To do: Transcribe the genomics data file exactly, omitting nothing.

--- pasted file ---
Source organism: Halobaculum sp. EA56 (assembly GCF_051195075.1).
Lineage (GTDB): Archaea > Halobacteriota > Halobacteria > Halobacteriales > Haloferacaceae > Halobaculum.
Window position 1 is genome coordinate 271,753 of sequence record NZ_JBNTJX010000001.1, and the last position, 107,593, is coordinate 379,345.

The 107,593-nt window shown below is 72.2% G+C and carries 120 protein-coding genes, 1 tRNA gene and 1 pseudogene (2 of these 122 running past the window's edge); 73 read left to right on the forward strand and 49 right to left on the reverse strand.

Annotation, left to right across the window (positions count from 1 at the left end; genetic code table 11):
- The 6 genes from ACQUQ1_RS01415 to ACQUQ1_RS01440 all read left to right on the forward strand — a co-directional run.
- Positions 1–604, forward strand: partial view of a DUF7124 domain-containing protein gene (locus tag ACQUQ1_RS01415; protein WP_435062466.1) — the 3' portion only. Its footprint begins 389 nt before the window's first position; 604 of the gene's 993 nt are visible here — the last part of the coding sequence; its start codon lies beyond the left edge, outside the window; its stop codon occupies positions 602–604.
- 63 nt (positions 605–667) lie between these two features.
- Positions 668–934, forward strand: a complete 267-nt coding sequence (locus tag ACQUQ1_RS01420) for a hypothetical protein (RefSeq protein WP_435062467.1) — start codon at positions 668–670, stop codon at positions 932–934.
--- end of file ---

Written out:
Source organism: Halobaculum sp. EA56 (assembly GCF_051195075.1).
Lineage (GTDB): Archaea > Halobacteriota > Halobacteria > Halobacteriales > Haloferacaceae > Halobaculum.
Window position 1 is genome coordinate 271,753 of sequence record NZ_JBNTJX010000001.1, and the last position, 107,593, is coordinate 379,345.

The 107,593-nt window shown below is 72.2% G+C and carries 120 protein-coding genes, 1 tRNA gene and 1 pseudogene (2 of these 122 running past the window's edge); 73 read left to right on the forward strand and 49 right to left on the reverse strand.

Annotation, left to right across the window (positions count from 1 at the left end; genetic code table 11):
- The 6 genes from ACQUQ1_RS01415 to ACQUQ1_RS01440 all read left to right on the forward strand — a co-directional run.
- Positions 1–604, forward strand: partial view of a DUF7124 domain-containing protein gene (locus tag ACQUQ1_RS01415; protein WP_435062466.1) — the 3' portion only. Its footprint begins 389 nt before the window's first position; 604 of the gene's 993 nt are visible here — the last part of the coding sequence; its start codon lies beyond the left edge, outside the window; its stop codon occupies positions 602–604.
- 63 nt (positions 605–667) lie between these two features.
- Positions 668–934, forward strand: a complete 267-nt coding sequence (locus tag ACQUQ1_RS01420) for a hypothetical protein (RefSeq protein WP_435062467.1) — start codon at positions 668–670, stop codon at positions 932–934.